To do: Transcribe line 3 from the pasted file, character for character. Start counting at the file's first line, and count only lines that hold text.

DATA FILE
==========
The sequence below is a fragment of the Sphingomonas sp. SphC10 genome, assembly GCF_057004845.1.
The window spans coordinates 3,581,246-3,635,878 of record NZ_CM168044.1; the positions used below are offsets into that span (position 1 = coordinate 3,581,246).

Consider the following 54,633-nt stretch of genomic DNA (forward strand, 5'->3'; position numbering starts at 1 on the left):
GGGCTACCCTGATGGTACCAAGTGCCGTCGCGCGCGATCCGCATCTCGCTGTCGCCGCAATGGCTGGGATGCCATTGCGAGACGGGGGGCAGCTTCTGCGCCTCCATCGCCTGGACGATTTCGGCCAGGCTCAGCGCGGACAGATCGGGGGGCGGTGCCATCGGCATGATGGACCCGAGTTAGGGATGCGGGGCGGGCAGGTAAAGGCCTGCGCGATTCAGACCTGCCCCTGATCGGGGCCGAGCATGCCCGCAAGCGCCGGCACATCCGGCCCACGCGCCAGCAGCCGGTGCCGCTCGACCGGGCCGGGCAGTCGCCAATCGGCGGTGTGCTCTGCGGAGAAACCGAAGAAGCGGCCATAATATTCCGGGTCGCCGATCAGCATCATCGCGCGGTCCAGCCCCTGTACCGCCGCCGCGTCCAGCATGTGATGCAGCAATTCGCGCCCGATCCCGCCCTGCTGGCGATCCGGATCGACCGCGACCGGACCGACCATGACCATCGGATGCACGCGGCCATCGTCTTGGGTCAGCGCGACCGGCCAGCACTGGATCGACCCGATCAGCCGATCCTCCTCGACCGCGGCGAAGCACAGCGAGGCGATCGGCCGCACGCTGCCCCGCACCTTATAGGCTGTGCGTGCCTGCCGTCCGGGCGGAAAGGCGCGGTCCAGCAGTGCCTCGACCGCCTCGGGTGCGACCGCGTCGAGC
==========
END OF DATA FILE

Consider the following 54,633-nt stretch of genomic DNA (forward strand, 5'->3'; position numbering starts at 1 on the left):